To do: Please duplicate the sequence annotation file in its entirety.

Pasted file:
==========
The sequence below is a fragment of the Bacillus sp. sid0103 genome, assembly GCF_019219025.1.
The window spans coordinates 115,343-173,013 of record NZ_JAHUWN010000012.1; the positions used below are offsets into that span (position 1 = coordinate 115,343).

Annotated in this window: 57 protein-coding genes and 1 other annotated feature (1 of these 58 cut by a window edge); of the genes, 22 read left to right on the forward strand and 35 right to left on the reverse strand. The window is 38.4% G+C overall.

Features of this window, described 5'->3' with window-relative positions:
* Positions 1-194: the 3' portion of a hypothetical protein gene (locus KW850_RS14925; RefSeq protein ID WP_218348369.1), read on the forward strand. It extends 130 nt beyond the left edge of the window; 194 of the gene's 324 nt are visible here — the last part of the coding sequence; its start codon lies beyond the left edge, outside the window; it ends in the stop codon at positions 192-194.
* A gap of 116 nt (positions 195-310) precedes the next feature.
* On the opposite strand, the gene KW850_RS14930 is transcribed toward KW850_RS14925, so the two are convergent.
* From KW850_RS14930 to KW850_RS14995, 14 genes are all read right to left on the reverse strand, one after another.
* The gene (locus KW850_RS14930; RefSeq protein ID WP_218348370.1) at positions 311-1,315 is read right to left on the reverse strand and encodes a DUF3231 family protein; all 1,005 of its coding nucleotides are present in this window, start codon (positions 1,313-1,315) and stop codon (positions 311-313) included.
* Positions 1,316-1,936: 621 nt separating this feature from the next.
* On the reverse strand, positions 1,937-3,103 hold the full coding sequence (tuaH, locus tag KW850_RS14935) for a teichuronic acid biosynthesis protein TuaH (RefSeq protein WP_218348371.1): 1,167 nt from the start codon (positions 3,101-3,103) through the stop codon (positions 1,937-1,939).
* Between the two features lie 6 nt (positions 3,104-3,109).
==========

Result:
The sequence below is a fragment of the Bacillus sp. sid0103 genome, assembly GCF_019219025.1.
The window spans coordinates 115,343-173,013 of record NZ_JAHUWN010000012.1; the positions used below are offsets into that span (position 1 = coordinate 115,343).

Annotated in this window: 57 protein-coding genes and 1 other annotated feature (1 of these 58 cut by a window edge); of the genes, 22 read left to right on the forward strand and 35 right to left on the reverse strand. The window is 38.4% G+C overall.

Features of this window, described 5'->3' with window-relative positions:
* Positions 1-194: the 3' portion of a hypothetical protein gene (locus KW850_RS14925; RefSeq protein ID WP_218348369.1), read on the forward strand. It extends 130 nt beyond the left edge of the window; 194 of the gene's 324 nt are visible here — the last part of the coding sequence; its start codon lies beyond the left edge, outside the window; it ends in the stop codon at positions 192-194.
* A gap of 116 nt (positions 195-310) precedes the next feature.
* On the opposite strand, the gene KW850_RS14930 is transcribed toward KW850_RS14925, so the two are convergent.
* From KW850_RS14930 to KW850_RS14995, 14 genes are all read right to left on the reverse strand, one after another.
* The gene (locus KW850_RS14930; RefSeq protein ID WP_218348370.1) at positions 311-1,315 is read right to left on the reverse strand and encodes a DUF3231 family protein; all 1,005 of its coding nucleotides are present in this window, start codon (positions 1,313-1,315) and stop codon (positions 311-313) included.
* Positions 1,316-1,936: 621 nt separating this feature from the next.
* On the reverse strand, positions 1,937-3,103 hold the full coding sequence (tuaH, locus tag KW850_RS14935) for a teichuronic acid biosynthesis protein TuaH (RefSeq protein WP_218348371.1): 1,167 nt from the start codon (positions 3,101-3,103) through the stop codon (positions 1,937-1,939).
* Between the two features lie 6 nt (positions 3,104-3,109).